Bright Spots

Introducing the Bright Spot Blog Series


25 January 2016

Every day, roughly 50 independent and public charter districts educate over 490,000 students across Dallas County; if the County was a state, its K-12 population would rank higher than the K-12 enrollment of 24 states in the U.S.! In other words, what happens here, and what is achieved, has real significance to both our state and our nation.

Across this diverse landscape, numerous school districts and campuses – often without fanfare or recognition of any kind – have been achieving outlier success in their quest to improve the odds for more of their learners. To celebrate that achievement, we’ll be publishing a series of blog posts in the weeks leading up to the release of the Partnership’s 4th annual Community Achievement Scorecard in March. You can check back here, on Facebook or on Twitter using #DallasBrightSpots. You can download the accompanying full PDF story for this first bright spots blog post here.

In this first installment, we recognize those partner districts earning notable growth since the Partnership was formed in 2012. It was then that we started to compile 11 indicators across Dallas County, ranging from enrollment of eligible Pre-K students to Postsecondary Completion rates for all public high school students within six years of graduation. Four of those 11 indicators represent State of Texas STAAR exams (3rd grade reading, 4th grade math, 8th grade science, and Algebra 1). As you can see below, more than 7,500 additional students have met proficiency benchmarks in these four benchmarks since the Commit! Partnership’s inception.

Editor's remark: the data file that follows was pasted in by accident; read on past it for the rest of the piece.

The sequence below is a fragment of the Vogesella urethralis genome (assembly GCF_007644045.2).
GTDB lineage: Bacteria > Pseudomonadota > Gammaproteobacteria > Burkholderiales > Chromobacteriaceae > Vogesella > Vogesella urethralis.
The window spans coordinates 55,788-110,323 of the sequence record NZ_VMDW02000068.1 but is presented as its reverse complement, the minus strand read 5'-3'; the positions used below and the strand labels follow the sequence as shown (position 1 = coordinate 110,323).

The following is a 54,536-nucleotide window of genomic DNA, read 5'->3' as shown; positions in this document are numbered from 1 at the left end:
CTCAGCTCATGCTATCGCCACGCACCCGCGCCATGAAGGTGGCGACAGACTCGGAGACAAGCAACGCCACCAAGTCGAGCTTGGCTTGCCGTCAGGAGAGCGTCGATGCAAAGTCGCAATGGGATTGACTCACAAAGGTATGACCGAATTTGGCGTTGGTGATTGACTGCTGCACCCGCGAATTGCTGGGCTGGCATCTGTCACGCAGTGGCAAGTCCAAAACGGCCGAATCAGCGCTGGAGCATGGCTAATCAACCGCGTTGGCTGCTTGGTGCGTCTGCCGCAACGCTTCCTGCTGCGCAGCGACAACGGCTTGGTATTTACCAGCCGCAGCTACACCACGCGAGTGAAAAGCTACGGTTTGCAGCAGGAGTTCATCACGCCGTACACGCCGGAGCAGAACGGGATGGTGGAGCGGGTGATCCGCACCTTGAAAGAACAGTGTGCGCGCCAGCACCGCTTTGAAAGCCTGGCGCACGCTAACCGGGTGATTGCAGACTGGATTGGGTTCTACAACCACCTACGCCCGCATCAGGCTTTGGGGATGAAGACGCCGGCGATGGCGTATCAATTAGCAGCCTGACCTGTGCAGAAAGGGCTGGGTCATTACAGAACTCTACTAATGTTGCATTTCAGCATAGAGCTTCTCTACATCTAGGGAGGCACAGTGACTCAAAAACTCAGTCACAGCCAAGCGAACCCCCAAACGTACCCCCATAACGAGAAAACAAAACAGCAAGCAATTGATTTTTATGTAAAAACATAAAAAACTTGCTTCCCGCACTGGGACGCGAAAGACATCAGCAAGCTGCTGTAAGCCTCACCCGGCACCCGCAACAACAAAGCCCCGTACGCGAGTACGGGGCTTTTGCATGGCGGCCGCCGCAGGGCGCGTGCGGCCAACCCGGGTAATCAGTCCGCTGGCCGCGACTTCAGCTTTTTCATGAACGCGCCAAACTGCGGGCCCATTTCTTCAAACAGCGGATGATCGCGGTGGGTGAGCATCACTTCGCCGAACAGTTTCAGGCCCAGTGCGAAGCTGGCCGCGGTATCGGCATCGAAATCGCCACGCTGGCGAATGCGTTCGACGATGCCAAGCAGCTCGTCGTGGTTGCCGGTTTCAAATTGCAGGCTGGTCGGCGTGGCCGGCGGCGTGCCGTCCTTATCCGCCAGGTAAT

We took a look at the data released via the Texas Education Agency’s 2014-15 Texas Academic Performance Report and found some of the following “bright spots” over the past 3 years when we examined the Level II: Final Recommended/Postsecondary Readiness Standard:
  • Overall, Dallas County public schools have increased proficiency across the Partnership’s four STAAR indicators by 2% since 2012, with an additional ~7,500 students proficient than when the Commit! Partnership was formed. In terms of combined increases in proficiency across these indicators, Coppell ISD (up 7%), and Dallas ISD and Lancaster ISD (both up 6%) led the region.
  • In terms of absolute proficiency rates, Highland Park ISD led the region across three of the four STAAR subjects in 2014-15 (Coppell ISD led in 8th grade Science) while Richardson ISD also consistently performed well due in part to its relative proficiency with low-income populations.
  • In terms of growth in the numbers of proficient students, Dallas ISD (with 4,000+ additional students proficient since 2012 despite a declining enrollment) comprised over half of the region’s collective three-year gain, a fact not surprising given both its increased proficiency of 6% and its relative size.
  • While 3rd grade Reading represented the region’s biggest challenge vs. the state (the County’s overall proficiency fell by 2% relative to the state over the last three years), Irving ISD (up 5%) and Coppell ISD (up 4%) showed outlier growth.
  • In 4th grade Math, the region kept pace with state’s growth of 2% since 2012, driven by the outlier performance of Coppell ISD (up a substantial 17%), Irving ISD (up 11%), Duncanville and Carrollton Farmers Branch ISDs (both up 6%) and Dallas ISD (up 4%).
  • In 8th grade Science, the region’s overall proficiency growth of 4% was faster than the state’s growth since 2012, driven by the outlier performance of Lancaster ISD (up a notable 18%), Mesquite ISD (up 12%), Dallas ISD (up 11%), DeSoto ISD (up 7%), and Grand Prairie ISD and Cedar Hill ISD (both up 5%).
  • In Algebra 1, the region’s overall proficiency growth of 3% slightly trailed the state since 2012, driven by the outlier performance of both Grand Prairie and Highland Park ISDs (both up 11%), Dallas ISD (up 10%), Coppell and Carrollton Farmers Branch ISDs (both up 9%), and Lancaster ISD (up 6%).